Industry: Power Station

    The Challenge

    To measure large currents at a low frequency (~1Hz) to check the performance of the regulator which was controlling a boiler feed pump motor at a power station.

    Motor problems, such as excessive vibration, can be difficult to investigate because they can have both electrical and mechanical causes. Accurate measurement of the slip-frequency currents can help with the diagnosis.

    Our Solution

    The slip-frequency currents can be measured accurately using Rocoil rigid coils which have very good low-frequency response. The measurements can be used with a protection system to monitor phase imbalance and earth faults.

  • Arc furnace currents

    Location: Germany / Austria / Spain / Turkey / India / China / Indonesia / USA
    Industry: Steel Industry

    The Challenge

    To measure the current into an arc furnace which can be of the order of 100kA or more. These measurements are used to ensure efficient operation of the furnace.

    To measure the actual electrode current where there is limited space and not sufficient room for a current transformer.

    Our Solution

    Rocoil flexible coils can be installed where there is limited space. Special techniques developed by Rocoil ensure that measuring systems can be calibrated accurately even for the largest currents.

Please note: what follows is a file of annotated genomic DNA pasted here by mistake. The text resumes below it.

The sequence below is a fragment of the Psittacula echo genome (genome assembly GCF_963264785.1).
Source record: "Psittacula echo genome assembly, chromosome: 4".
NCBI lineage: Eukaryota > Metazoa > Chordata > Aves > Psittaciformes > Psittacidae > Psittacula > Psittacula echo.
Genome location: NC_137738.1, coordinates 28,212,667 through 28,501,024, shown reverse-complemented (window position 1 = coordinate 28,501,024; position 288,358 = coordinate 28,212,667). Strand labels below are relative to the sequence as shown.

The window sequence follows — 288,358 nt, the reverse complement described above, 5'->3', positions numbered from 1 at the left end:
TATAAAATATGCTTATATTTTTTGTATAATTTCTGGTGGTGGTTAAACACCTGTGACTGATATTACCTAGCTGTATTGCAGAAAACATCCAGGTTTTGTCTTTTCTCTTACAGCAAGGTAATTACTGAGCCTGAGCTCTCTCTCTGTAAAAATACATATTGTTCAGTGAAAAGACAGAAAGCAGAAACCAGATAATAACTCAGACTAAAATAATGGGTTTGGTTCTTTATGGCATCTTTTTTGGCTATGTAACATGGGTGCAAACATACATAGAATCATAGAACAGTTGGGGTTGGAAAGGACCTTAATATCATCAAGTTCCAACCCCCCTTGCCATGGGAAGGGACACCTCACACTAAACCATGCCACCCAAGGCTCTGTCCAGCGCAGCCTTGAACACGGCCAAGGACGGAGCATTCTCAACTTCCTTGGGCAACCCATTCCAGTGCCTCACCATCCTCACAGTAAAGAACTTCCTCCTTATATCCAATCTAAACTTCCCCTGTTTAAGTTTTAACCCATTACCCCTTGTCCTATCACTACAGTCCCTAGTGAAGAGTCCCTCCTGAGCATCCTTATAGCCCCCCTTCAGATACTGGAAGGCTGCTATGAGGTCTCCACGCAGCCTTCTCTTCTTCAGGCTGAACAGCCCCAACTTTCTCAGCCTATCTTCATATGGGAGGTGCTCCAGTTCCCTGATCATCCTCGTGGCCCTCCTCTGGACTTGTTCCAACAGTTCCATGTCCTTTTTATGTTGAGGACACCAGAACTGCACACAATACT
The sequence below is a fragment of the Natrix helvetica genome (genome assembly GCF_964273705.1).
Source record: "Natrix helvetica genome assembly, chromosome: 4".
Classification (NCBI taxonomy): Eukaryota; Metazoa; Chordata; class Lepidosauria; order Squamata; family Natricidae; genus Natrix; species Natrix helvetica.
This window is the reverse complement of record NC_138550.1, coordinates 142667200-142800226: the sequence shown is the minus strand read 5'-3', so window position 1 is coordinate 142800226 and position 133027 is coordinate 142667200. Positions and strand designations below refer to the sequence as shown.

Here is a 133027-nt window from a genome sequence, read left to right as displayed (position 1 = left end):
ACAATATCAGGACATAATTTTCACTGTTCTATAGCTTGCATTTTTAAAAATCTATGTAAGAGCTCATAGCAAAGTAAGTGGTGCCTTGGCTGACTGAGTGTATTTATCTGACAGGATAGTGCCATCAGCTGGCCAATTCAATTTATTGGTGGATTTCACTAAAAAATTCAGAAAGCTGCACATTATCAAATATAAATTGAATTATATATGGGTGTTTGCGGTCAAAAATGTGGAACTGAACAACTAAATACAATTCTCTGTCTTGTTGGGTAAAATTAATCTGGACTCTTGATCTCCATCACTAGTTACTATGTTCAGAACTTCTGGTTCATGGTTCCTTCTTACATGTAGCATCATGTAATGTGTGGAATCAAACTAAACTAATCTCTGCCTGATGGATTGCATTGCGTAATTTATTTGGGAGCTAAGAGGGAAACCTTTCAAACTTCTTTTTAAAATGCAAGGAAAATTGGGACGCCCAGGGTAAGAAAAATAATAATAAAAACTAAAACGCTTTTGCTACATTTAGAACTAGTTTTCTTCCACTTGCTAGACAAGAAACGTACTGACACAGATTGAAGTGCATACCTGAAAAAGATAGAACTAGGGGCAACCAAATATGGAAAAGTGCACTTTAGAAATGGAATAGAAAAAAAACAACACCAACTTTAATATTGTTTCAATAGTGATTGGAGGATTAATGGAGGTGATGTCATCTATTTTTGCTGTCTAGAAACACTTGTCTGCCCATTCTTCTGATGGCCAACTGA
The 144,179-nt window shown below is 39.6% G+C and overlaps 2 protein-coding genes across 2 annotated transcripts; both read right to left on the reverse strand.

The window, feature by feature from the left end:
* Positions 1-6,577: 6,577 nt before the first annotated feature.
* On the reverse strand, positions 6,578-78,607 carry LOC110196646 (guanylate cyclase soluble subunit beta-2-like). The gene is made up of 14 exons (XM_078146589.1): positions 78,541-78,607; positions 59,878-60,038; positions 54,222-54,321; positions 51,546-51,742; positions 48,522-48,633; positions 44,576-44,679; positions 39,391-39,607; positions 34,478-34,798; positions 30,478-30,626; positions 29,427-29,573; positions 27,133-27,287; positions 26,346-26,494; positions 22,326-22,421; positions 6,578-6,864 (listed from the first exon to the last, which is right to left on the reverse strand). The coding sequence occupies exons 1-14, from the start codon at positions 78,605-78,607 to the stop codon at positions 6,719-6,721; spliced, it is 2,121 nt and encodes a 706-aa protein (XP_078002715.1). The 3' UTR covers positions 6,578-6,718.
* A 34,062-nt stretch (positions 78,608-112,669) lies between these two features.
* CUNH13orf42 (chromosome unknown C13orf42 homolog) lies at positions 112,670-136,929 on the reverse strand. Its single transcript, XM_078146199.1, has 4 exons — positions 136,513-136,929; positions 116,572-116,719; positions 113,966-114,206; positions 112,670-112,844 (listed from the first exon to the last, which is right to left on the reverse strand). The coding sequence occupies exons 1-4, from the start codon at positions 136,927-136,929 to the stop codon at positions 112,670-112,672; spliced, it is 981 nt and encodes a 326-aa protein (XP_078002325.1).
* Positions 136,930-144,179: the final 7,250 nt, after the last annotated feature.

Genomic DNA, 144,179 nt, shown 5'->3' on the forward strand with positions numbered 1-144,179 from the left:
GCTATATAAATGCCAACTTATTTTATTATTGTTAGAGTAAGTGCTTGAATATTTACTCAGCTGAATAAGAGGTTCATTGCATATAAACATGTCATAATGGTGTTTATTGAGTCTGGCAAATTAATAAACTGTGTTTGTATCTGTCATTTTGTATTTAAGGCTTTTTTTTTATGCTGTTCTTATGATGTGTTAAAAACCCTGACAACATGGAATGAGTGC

• High-current testing of switchgear and fuses

    Location: China
    Industry: High-Current Test Laboratory

    The Challenge

    Testing switchgear and fuses to check their correct operation under high-current fault conditions.

    To measure large current transients at mains frequency which last only a few cycles. These transients frequently have large 'DC offsets' which need to be measured accurately.

    Our Solution

    High-current measurements can be made with both flexible and rigid Rogowski coils. Special calibration techniques developed by Rocoil ensure that measuring systems are accurate. Rigid coils are calibrated with an uncertainty of 0.1% even for large currents. The integrators are designed to have very good low-frequency response so that the DC offsets can be measured correctly.

  • Monitoring the current in railway lines to check signalling currents

    Location: UK / India / Brazil